Jump to content
  • Welcome to the eG Forums, a service of the eGullet Society for Culinary Arts & Letters. The Society is a 501(c)3 not-for-profit organization dedicated to the advancement of the culinary arts. These advertising-free forums are provided free of charge through donations from Society members. Anyone may read the forums, but to post you must create an account.

BadRabbit

Homemade Breakfast Sausage

Recommended Posts

I've started to try and work out a good recipe for my own breakfast sausage but so far I've had some problems.

First, my sausage always seems to come out rubbery. I am achieving primary bind with a paddle in my KA. I am fanatical about keeping everything cold and generally follow the steps in Ruhlman's breakfast sausage. I understand the importance of this step in forming a cohesive sausage but it seems to run counter to the process for forming non-rubbery patties (i.e. minimal working to maintain space within the patty).

Is this just a matter of finding the right balance in the primary bind step or are there other things I should do?

Would finding a larger die so that I can chop the meat coarser help?

Would adding more water during the primary bind step help promote tenderness?

Secondly, I am finding that most breakfast sausages contain a lot of ingredients. Is there a better way to work through a lot of permutations than just making a lot of microbatches and changing one ingredient at a time?

I was thinking maybe cooking up some completely unseasoned (except for salt) pork stock and then adding different ratios of ingredients until I found a good mix. If I found the right ratio between the ingredients, then it would just be a matter of finding the right ratio of ingredient mix to ground pork.


Edited by BadRabbit (log)

Share this post


Link to post
Share on other sites

For me, the bind for breakfast sausage patties needs to be minimal, the sort you can get by hand in a bowl. I don't even use the KA paddle for 'em.

As for ingredients, I feel like the key item (in addition to S&P) is sage; beyond that, with good pork you're gilding the lily.

Share this post


Link to post
Share on other sites

For me, the bind for breakfast sausage patties needs to be minimal, the sort you can get by hand in a bowl. I don't even use the KA paddle for 'em.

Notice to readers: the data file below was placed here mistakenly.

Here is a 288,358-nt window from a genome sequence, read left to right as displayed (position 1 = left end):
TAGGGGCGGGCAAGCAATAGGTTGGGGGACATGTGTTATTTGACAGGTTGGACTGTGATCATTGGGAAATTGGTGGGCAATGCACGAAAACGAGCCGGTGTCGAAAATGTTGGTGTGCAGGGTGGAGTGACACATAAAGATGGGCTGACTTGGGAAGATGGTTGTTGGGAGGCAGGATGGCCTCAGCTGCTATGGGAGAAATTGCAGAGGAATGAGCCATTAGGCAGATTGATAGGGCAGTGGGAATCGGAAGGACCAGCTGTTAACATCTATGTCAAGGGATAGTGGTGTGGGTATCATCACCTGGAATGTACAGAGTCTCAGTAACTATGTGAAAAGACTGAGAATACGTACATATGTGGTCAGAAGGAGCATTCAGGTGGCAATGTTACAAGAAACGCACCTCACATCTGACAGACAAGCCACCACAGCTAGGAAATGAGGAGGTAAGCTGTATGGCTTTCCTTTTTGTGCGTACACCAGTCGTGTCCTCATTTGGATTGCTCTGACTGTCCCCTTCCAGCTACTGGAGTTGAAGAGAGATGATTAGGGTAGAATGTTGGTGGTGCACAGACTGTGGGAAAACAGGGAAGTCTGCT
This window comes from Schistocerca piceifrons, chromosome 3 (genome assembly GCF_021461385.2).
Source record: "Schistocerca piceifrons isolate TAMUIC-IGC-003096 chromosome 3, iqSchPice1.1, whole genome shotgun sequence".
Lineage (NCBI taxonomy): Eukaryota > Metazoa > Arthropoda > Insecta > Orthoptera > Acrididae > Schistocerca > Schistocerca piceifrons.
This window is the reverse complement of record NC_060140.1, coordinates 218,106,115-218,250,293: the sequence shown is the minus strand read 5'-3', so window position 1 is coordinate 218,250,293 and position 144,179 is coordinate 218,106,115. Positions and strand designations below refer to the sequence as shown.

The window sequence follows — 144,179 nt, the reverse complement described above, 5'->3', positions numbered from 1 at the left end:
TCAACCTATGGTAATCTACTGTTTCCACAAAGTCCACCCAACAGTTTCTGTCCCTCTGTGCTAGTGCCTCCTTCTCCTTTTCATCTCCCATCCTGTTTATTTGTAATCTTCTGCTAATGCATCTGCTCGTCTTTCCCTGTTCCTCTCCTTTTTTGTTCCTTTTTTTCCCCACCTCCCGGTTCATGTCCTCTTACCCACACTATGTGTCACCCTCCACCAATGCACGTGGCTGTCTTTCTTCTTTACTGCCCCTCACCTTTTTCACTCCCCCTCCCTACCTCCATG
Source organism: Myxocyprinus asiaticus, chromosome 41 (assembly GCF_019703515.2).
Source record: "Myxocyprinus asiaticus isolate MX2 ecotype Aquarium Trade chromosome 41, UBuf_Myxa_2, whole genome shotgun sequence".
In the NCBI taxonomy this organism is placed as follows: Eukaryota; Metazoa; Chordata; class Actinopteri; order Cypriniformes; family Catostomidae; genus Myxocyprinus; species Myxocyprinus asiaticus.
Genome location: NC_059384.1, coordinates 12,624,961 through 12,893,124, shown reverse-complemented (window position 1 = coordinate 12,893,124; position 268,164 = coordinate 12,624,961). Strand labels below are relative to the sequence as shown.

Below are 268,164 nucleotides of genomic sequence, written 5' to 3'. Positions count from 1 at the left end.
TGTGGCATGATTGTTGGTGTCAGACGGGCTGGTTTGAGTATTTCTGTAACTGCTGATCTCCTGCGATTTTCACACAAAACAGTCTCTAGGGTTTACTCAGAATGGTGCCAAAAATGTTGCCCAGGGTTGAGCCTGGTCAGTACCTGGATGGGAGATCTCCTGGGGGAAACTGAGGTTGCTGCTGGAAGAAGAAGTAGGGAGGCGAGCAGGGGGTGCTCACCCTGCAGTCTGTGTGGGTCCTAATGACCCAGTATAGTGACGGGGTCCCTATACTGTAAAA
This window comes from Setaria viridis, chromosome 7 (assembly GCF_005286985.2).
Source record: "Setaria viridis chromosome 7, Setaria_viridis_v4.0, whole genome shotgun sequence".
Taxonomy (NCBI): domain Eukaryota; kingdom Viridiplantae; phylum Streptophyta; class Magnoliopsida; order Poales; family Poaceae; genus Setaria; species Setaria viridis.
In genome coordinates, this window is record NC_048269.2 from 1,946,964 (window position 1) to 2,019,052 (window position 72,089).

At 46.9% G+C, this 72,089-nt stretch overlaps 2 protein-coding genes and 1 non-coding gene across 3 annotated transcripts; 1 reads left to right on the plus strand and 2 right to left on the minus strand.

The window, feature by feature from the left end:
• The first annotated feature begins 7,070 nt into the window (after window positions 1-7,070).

As for ingredients, I feel like the key item (in addition to S&P) is sage; beyond that, with good pork you're gilding the lily.

I find that not to be to my taste. I like a heavily spiced breakfast sausage. I found Ruhlman's to be very one note and not at all like what I like for breakfast. I like a southern style sausage with lots of red pepper, coriander, and sage.

Share this post


Link to post
Share on other sites

For me, the bind for breakfast sausage patties needs to be minimal, the sort you can get by hand in a bowl. I don't even use the KA paddle for 'em.

As for ingredients, I feel like the key item (in addition to S&P) is sage; beyond that, with good pork you're gilding the lily.

Agreed. My recipe goes something like this:

1) Grind fatty pork

2) Mix in lots of salt, pepper and sage

3) Brown

I've never had a complaint. The only binding that occurs is when I mix in the spices.

Share this post


Link to post
Share on other sites

Ok. So problem one is solved.

Any thoughts on the second issue (besides that I'm making it too complicated)? I really am trying to come up with an all purpose technique for making my own sausage recipes so if it helps you can pretend like I'm making chorizo or italian sausage (or anything else that has a lot of ingredients).


Edited by BadRabbit (log)

Share this post


Link to post
Share on other sites

Why not grind up a few pounds of meat and then scale it out into, say, 100g portions? Start each batch by salt it according to your preference, and then create scaled spice mixes that you add to each 100g batch. Cook 'em, test 'em, record the results.

Share this post


Link to post
Share on other sites

Why not grind up a few pounds of meat and then scale it out into, say, 100g portions? Start each batch by salt it according to your preference, and then create scaled spice mixes that you add to each 100g batch. Cook 'em, test 'em, record the results.

That's what I meant by microbatches. My thought about using heavily reduced stock was that I could use it to get things close and then start experimenting with actual meat. Otherwise I'm going to end up making pounds of sausage (in 100g batches) that I don't like and I really would like to limit the waste. However, if microbatches is the only way to do it, then that's what I'll have to do.

Share this post


Link to post
Share on other sites

Well, how about just salting to the right %age, making up the spice mixtures, and then making just one small patty for each mixture?

Share this post


Link to post
Share on other sites

There is a good recipe and directions for breakfast sausage at http://www.stuffers.com/

Thanks for that. Their recipe file is huge and nutmeg may be the thing I'm missing from my breakfast sausage recipe.


Edited by BadRabbit (log)